30 May 2024

Addressing the digital gap is not the job of the private sector alone, a Globe executive told a recent forum, as he cited the need for a whole-of-nation approach to achieve the country’s digitalization goals.

Speaking at a forum, Emmanuel Estrada, Globe Vice President for Regulatory Development and Strategy, underscored the need for the government and communities to lay a greater stake in achieving the country’s digitalization targets, as laid down in the government-led Philippine Development Plan (PDP) 2023-2028.

He cited how telecommunications firms in the Philippines have invested a combined Php 640 billion from 2021 to 2023 to enhance the country’s connectivity infrastructure. Meanwhile, the government could invest more, as it ramps up infrastructure builds in other areas.

“We believe given high infrastructure cost, the need for policy reform and digital literacy, bridging the digital divide is not just the job of the private sector alone. It needs to be a whole-of-nation approach, where the government, society and private sector work together. If we don’t do it together, we can’t bridge this gap at all,” said Estrada.

He cited how the government currently has 54 road building projects as part of its Flagship Infrastructure Projects and just three related to digital connectivity and another sixteen for possible PPP: “We expect that the government would invest in digital connectivity and ICT as much as it invests on roads.”

Estrada also called on local government units to remove hurdles to the issuance of permits for ICT infrastructure builds. He said some LGUs still found ways to make securing permits hard and slow for telcos despite the issuance of Executive Order No. 32, which was supposed to streamline the process.

“We have a very nice, very forward looking and aspirational Philippine Development Plan. When we start to see all that needs to be done, sometimes we say this is really very tiring. But we cannot do all these by just looking at the private sector,” he said.

He said every Filipino should understand what needs to be done and “what’s in it for them” once digitalization reaches every corner of the country.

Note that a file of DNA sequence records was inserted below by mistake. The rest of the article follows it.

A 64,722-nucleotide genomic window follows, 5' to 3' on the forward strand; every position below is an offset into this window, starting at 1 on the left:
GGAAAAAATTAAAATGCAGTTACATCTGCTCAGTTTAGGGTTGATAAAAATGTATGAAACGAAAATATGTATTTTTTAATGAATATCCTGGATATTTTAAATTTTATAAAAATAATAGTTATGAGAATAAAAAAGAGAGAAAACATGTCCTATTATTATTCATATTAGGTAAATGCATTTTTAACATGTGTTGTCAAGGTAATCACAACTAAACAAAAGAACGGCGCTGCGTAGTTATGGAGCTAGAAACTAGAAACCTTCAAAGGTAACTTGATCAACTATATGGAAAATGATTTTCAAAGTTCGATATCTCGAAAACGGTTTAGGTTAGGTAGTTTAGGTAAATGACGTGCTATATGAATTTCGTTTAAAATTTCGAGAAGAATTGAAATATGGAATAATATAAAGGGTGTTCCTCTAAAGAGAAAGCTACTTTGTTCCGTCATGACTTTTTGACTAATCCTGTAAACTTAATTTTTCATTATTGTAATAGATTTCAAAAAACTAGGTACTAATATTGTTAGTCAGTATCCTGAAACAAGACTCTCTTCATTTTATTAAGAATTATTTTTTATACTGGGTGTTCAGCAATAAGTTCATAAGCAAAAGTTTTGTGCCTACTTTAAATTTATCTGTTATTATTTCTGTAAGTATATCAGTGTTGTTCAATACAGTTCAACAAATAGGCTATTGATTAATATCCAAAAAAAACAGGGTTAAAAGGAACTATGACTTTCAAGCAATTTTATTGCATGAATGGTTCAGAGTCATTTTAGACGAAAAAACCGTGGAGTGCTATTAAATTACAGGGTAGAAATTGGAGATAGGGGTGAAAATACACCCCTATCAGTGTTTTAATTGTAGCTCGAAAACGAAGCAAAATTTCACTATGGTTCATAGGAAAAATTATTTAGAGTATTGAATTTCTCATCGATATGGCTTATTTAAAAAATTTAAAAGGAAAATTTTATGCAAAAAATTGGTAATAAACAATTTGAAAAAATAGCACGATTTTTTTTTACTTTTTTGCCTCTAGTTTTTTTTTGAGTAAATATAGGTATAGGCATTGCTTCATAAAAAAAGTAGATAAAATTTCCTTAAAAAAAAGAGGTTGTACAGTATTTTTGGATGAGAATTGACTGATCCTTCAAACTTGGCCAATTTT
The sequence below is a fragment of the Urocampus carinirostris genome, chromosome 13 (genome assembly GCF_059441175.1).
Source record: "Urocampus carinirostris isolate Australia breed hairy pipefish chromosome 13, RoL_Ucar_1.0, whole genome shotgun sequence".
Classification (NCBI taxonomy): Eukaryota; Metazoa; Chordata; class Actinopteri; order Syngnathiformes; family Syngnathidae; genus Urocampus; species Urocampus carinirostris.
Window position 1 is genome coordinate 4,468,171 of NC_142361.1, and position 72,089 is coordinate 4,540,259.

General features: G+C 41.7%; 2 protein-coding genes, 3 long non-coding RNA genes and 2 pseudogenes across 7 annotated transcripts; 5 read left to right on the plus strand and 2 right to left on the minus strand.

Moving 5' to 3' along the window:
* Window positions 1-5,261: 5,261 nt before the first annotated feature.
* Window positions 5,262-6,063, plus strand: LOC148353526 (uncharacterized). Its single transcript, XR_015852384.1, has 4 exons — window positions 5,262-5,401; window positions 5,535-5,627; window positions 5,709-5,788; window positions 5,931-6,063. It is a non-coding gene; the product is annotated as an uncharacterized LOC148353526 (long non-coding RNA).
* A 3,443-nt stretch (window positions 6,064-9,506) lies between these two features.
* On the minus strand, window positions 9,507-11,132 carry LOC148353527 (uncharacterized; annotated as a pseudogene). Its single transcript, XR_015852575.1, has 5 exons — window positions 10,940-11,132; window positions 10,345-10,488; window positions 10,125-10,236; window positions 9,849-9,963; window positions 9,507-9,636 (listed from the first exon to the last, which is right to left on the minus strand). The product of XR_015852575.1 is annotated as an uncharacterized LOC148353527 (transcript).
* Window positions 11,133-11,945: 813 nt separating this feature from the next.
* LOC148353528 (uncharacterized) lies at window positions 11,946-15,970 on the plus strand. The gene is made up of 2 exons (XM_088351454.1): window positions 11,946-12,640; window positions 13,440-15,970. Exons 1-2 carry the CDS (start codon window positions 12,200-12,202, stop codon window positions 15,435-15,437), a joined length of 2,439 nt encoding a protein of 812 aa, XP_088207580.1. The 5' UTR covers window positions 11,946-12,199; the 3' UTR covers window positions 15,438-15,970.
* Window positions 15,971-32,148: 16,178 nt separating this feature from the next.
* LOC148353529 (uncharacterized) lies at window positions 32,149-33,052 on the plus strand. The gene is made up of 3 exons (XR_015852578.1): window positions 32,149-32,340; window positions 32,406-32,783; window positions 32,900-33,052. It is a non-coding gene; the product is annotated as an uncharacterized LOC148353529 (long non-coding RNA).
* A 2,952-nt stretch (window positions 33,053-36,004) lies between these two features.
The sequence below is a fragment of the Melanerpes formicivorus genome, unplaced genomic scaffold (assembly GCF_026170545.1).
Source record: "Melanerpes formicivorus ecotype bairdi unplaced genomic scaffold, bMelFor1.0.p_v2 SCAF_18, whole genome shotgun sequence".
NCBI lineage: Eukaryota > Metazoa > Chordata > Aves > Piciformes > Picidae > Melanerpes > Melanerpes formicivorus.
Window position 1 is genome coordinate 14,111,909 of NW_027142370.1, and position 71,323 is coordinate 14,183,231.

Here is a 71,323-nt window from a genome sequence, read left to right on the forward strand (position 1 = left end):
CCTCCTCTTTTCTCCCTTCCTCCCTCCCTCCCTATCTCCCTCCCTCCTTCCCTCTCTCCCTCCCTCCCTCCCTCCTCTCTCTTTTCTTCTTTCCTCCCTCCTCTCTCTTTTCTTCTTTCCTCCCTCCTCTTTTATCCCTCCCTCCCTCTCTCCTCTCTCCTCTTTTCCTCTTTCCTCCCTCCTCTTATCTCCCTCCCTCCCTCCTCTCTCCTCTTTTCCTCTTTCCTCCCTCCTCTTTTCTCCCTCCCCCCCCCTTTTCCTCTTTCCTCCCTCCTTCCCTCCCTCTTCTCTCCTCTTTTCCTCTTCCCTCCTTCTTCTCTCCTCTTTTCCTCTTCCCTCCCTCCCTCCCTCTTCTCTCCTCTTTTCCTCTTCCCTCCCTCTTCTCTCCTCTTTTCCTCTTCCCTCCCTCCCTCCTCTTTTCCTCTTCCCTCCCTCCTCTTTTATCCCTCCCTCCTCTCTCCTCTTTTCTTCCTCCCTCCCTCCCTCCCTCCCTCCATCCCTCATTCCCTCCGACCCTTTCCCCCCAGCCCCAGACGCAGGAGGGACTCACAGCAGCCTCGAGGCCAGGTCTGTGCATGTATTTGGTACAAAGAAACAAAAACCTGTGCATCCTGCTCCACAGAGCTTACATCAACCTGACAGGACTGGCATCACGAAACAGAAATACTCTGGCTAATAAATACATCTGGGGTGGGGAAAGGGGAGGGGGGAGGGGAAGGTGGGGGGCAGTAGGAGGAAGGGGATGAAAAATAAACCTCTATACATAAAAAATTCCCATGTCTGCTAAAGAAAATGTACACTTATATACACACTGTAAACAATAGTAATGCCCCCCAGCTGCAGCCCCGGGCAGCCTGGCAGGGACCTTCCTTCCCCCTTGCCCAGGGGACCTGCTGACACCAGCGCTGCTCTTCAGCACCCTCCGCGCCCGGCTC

“Every element, every stakeholder should contribute and push for it, and make sure nothing gets sidetracked,” he said.

Opportunities for Connectivity

Estrada also underlined the importance of attaining universal and meaningful connectivity– an opportunity for the telco industry to drive the economy despite relative market saturation.

He cited three important aspects of digital connectivity that must be fulfilled to substantially address the digital gap: Access, Digital Literacy and Perceived Value Gap. In a nutshell, people should not only have access to connectivity but also know how to use it and see the value in using it.

“They talk about how connectivity has reached the saturation point. But as you go into more digital services, that’s a different story. That’s a new growth sector. As people benefit from that new set of services, connectivity becomes fuel for development,” he said.

Giving his industry outlook, Estrada said: “There’s still room to grow, room to work on.”

“That’s providing connectivity first and services on top of it, and for people to realize the value of connectivity. It’s not just for posting your status on social media but using it for something meaningful, such as new businesses or new ways of working,” he said.

Capitalizing on the strength of its core business, Globe has been delivering digital solutions to solve Filipinos’ day-to-day pain points. Today, its fast-expanding portfolio of services straddle the areas of fintech, health tech, edutech, ad tech, climate tech, investments, shared services and entertainment.

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